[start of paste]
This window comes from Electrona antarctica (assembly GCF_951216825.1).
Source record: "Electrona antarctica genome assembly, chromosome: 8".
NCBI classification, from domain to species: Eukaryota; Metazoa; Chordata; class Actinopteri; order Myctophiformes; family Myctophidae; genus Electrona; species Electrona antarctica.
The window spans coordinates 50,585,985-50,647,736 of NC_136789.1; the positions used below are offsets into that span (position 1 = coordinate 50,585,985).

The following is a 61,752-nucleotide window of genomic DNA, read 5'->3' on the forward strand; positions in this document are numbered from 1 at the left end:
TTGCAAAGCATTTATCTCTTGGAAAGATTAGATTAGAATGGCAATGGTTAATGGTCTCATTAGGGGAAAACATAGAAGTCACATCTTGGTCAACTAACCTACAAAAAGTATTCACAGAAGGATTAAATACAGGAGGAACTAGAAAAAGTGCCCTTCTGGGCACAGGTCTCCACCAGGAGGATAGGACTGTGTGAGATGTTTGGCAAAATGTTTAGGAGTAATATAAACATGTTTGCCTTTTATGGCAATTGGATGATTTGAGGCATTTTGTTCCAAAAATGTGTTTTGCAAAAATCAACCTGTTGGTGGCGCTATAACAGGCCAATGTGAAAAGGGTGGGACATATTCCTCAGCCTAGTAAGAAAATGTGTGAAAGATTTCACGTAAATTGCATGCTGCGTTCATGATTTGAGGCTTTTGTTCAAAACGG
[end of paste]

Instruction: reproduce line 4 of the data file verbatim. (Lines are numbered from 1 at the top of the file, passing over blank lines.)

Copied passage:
The window spans coordinates 50,585,985-50,647,736 of NC_136789.1; the positions used below are offsets into that span (position 1 = coordinate 50,585,985).